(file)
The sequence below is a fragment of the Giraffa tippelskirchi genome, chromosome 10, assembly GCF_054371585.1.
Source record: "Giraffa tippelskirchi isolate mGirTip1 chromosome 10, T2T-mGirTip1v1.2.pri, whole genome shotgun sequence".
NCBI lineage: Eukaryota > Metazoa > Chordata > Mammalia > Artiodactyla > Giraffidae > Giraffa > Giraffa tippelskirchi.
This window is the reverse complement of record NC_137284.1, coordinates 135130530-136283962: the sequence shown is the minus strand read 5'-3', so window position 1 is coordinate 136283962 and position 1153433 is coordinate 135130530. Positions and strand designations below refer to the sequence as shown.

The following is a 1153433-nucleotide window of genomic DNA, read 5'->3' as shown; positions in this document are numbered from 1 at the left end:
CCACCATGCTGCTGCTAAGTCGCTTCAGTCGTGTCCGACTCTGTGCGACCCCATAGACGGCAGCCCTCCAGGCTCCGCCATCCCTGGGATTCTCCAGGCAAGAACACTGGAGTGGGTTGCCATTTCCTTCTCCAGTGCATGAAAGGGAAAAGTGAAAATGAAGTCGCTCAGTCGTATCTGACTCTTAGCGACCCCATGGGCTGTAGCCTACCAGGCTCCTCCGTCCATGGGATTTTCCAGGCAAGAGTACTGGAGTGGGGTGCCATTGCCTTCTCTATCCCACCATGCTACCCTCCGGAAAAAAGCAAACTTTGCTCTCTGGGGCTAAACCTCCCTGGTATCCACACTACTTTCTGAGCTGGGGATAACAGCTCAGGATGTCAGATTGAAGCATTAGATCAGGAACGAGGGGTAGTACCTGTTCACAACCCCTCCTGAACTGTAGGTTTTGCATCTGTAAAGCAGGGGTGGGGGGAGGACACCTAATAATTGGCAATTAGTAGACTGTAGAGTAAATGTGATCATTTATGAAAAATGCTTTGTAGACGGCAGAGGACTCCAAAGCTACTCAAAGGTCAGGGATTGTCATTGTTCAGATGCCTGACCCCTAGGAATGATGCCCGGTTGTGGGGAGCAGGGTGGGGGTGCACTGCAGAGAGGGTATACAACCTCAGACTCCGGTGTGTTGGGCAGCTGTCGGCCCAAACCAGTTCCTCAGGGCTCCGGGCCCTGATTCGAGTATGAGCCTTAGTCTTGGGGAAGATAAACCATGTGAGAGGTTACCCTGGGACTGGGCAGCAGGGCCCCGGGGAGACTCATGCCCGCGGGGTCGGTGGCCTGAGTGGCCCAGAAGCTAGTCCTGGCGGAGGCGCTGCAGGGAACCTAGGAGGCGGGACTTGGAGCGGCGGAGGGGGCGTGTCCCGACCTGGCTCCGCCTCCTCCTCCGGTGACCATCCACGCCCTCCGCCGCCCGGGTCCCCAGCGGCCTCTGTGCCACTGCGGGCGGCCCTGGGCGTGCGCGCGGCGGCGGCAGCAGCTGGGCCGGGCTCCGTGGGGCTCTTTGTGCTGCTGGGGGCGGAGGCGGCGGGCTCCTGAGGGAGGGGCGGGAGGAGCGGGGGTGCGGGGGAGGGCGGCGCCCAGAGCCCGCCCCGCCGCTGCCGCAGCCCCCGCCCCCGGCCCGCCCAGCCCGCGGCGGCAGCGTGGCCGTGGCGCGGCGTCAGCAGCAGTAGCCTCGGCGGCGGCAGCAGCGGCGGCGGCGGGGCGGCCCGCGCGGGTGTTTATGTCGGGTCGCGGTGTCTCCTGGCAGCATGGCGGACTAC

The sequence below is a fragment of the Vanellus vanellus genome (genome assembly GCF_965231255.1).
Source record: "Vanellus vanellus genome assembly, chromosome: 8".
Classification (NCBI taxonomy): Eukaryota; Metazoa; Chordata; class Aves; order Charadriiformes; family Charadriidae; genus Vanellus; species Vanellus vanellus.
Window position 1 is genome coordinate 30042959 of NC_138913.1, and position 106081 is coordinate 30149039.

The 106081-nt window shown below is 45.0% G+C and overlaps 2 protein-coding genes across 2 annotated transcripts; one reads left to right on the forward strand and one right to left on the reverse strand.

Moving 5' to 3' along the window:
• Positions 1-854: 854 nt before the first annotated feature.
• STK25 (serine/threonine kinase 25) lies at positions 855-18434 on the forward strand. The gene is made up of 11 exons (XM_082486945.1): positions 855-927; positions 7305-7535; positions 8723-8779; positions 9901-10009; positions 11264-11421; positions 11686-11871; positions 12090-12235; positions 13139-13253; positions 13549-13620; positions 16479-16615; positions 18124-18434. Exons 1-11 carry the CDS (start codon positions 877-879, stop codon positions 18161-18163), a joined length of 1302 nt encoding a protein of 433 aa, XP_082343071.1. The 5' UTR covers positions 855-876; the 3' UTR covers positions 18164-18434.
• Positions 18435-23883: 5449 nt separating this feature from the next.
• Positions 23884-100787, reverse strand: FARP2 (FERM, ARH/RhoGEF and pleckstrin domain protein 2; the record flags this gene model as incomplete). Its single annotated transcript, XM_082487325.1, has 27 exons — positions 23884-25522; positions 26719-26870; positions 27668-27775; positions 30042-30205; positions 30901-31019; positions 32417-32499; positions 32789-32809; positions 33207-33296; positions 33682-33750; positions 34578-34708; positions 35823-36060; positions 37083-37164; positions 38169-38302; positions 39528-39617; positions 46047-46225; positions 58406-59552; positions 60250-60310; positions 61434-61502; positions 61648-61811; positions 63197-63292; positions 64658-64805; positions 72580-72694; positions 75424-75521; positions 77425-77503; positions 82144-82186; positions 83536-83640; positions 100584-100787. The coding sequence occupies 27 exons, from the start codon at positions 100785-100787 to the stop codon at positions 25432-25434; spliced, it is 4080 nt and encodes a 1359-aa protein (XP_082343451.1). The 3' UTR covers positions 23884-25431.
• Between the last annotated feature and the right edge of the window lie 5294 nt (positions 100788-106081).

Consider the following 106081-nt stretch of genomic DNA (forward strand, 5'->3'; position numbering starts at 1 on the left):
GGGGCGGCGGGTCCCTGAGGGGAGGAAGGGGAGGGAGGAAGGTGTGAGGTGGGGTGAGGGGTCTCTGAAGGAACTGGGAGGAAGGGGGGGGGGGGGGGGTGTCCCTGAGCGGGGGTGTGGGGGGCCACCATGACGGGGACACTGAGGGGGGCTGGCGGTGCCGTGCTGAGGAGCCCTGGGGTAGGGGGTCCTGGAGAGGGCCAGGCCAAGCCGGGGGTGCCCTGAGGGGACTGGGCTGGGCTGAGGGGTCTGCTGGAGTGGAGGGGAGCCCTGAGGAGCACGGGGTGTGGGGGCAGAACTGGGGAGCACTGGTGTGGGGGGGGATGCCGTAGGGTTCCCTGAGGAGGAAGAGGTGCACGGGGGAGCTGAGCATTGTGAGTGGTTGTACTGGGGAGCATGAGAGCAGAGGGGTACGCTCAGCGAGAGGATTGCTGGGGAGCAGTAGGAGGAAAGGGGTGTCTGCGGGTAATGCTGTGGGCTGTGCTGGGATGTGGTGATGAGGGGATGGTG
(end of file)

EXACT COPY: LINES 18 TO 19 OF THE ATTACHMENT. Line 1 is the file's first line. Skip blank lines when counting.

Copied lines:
Consider the following 106081-nt stretch of genomic DNA (forward strand, 5'->3'; position numbering starts at 1 on the left):
GGGGCGGCGGGTCCCTGAGGGGAGGAAGGGGAGGGAGGAAGGTGTGAGGTGGGGTGAGGGGTCTCTGAAGGAACTGGGAGGAAGGGGGGGGGGGGGGGGTGTCCCTGAGCGGGGGTGTGGGGGGCCACCATGACGGGGACACTGAGGGGGGCTGGCGGTGCCGTGCTGAGGAGCCCTGGGGTAGGGGGTCCTGGAGAGGGCCAGGCCAAGCCGGGGGTGCCCTGAGGGGACTGGGCTGGGCTGAGGGGTCTGCTGGAGTGGAGGGGAGCCCTGAGGAGCACGGGGTGTGGGGGCAGAACTGGGGAGCACTGGTGTGGGGGGGGATGCCGTAGGGTTCCCTGAGGAGGAAGAGGTGCACGGGGGAGCTGAGCATTGTGAGTGGTTGTACTGGGGAGCATGAGAGCAGAGGGGTACGCTCAGCGAGAGGATTGCTGGGGAGCAGTAGGAGGAAAGGGGTGTCTGCGGGTAATGCTGTGGGCTGTGCTGGGATGTGGTGATGAGGGGATGGTG